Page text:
Idris Khan (b.1978 Birmingham,UK) draws the inspiration for his practice from diverse but consistent sources. He looks to the history of art and music as well as to some of the most significant philosophical and theological texts. His work involves the investigation of memory and creativity, but it also considers the layering of experience which the artist mediates through the physical act of a continuous process of creating and erasing, or adding new layers whilst retaining traces of what has gone before. He first gained attention for work in which he used digital technology to overlay and combine series of visual or textual work: every Bernd and Hilla Becher photograph of a gable-sided house, every page of the Quran, every late Constable painting, every stave of Chopin’s Nocturne. Repetition and action have always been central to Khan’s practice along with a restricted set of processes. There is the distinct sense of ‘beating time’, of going back and forth while simultaneously bringing a new creation into being. In the past, Khan’s earlier works drew on pre-existing cultural artefacts and were about creating a whole from discrete parts, however his more recent series of works introduce another layer of mediation and are resolutely hand-made. Printed texts are stamped in densely overlaid geometric shapes on the surface of paintings, works on paper, sculptures and wall drawings. The texts are drawn from the artist’s own writings in response to classic art historical, philosophical and religious tracts.
Michael Kunze (b.1961 Munich,Germany) has been committed to the medium of painting since he trained at the Academy of Fine Arts in Munich in the late 1980s and early 1990s; a period when the burgeoning possibilities of the internet and digital imaging were enthralling artists and painting was perceived as redundant. Kunze has bucked the trend in a contemporary art world that takes its cue largely from a focus on Americanised pop culture. Rather, his paintings are undergirded by Central European intellectualism, often inspired by works from the 15th to the 18th Centuries, and driven by ideals and metaphysics. Kunze eschews the received ‘story’ of modern art, preferring instead to look to what has been described as ‘the Shadow-Line of Modernism’, a kind of anti-modern modernity that traces an arc not via the avant garde, but from Nietzsche’s tragedy studies and the isolated masters of painting in the 20th Century, such as Bacon, De Chirico and Balthus, through to influential directors such as Lars von Trier’s. Kunze’s complex, architectonic worlds seem to hide many secrets. They are also paradoxical: the labyrinthine structures in the midst of Arcadian landscapes being at one and the same time arcane and futuristic, holding both time frames in one, pictorial plane. We sense that there is a certain reality here, but it is not one that we will find through physical exploration, but through the activation of our imagination.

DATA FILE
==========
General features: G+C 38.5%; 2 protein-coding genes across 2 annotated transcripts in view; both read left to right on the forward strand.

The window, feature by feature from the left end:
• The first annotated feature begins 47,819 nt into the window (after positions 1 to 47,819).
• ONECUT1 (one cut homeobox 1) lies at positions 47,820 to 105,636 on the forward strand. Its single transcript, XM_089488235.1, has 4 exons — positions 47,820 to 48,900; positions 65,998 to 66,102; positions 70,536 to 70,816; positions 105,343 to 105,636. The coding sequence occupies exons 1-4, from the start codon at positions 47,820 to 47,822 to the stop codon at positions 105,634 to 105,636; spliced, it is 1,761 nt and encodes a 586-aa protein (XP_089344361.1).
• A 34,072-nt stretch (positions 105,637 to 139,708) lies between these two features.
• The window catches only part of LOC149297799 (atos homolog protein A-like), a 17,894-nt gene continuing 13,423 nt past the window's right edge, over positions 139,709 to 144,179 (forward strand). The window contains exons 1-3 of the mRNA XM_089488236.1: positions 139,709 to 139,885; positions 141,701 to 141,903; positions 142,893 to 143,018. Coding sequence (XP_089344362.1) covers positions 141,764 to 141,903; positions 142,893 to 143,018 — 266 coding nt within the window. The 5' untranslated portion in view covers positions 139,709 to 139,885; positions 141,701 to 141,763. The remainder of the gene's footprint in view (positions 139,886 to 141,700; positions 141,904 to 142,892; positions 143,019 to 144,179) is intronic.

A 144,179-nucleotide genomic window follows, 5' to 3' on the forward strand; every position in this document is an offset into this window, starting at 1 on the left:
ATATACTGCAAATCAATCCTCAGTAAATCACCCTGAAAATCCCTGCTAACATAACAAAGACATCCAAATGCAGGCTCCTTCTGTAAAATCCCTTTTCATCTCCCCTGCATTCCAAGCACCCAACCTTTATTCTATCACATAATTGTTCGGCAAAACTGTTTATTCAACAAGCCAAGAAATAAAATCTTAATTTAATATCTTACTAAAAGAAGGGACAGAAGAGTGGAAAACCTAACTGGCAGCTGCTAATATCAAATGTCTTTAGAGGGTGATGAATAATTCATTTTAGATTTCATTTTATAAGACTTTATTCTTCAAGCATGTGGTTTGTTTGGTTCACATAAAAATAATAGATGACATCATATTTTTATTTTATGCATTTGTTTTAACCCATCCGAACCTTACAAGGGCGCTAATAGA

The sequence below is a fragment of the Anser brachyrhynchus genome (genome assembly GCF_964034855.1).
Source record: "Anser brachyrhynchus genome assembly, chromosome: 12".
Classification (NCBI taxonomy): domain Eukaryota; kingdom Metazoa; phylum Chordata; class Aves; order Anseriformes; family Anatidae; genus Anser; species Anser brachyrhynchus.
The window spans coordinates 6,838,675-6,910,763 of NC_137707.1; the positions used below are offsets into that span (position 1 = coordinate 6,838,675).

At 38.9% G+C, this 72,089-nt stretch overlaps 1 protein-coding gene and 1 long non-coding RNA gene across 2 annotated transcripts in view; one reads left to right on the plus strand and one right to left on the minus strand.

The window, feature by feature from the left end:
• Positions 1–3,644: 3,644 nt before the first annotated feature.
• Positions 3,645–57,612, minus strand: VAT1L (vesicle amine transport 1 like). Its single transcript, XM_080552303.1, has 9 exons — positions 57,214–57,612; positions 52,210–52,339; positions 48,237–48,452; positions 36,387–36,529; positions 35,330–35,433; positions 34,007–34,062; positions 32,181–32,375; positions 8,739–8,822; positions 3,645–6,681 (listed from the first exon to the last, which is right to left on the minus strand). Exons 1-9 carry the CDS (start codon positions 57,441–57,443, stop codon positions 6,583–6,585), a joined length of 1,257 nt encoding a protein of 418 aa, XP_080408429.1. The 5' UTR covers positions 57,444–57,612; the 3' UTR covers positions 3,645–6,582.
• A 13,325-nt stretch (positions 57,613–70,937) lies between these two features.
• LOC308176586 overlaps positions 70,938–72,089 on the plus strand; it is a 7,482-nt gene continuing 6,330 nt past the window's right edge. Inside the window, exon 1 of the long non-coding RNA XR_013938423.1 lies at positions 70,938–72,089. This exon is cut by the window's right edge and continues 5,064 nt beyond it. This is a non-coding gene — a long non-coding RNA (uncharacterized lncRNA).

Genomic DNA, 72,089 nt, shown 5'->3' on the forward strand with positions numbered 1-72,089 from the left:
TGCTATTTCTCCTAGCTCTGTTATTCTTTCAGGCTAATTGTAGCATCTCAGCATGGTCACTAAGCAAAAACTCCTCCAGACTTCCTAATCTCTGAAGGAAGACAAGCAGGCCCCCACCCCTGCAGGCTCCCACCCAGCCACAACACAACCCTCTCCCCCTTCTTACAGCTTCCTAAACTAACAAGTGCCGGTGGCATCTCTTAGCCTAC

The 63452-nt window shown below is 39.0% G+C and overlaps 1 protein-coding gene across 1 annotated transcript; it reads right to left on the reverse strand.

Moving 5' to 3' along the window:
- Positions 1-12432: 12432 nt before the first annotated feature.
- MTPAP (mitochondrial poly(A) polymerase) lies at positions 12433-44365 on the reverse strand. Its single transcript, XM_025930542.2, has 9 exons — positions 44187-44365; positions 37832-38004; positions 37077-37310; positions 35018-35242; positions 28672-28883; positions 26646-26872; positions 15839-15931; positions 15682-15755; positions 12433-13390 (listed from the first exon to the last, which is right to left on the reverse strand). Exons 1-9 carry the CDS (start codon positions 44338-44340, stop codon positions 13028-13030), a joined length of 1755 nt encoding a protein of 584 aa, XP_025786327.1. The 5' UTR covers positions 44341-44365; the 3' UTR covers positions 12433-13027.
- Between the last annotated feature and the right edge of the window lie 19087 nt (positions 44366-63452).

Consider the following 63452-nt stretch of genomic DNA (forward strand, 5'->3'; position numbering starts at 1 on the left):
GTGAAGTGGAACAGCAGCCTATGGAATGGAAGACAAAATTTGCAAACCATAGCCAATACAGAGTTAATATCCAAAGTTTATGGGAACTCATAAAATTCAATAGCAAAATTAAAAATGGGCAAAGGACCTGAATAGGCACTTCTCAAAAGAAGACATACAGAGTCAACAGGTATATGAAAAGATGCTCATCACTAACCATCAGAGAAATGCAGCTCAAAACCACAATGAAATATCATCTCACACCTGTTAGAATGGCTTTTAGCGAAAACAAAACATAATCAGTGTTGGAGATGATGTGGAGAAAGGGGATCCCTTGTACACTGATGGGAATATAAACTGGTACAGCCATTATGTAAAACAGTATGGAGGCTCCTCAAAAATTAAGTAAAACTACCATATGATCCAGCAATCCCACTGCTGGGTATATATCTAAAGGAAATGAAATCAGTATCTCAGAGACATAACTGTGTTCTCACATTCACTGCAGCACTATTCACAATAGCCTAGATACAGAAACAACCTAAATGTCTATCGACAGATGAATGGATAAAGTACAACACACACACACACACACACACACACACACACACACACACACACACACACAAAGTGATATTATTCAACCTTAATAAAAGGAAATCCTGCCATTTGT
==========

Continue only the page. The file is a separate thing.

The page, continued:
The suggestion that arcane motifs though – to a certain extent – emptied of their original meaning when they make contact with the present, still contain a remnant of their past significance, brings us back again to the question of time’s role in our lives, and to artists’ engagement with this phenomenon; what Einstein described as: ‘the fourth dimension” (albeit acknowledging its indivisibility from space). Time is often fragmented in Kunze’s paintings, we find the appearance of worlds that are simultaneously retroactive and futuristic; but neither firmly of the past nor committed to the present. In common with all the artists’ works in the exhibition, the strangely ‘out of time’ landscapes succeed in jolting us into questioning our own dislocation from reality and the world we inhabit, and examining our preconceived notions of how the past and the contemporary have and continue to function.
The science fiction writer, William Gibson, declared: ‘Time moves in one direction, memory in another’. This schism that grows ever wider with age, is nonetheless one of the most unifying experiences of being human. It is also the conundrum that captures the imagination of all four artists in this exhibition; for time is the one thing in our lives we cannot bend to our will, and as a consequence, it is perhaps the greatest unstoppable force we contend with.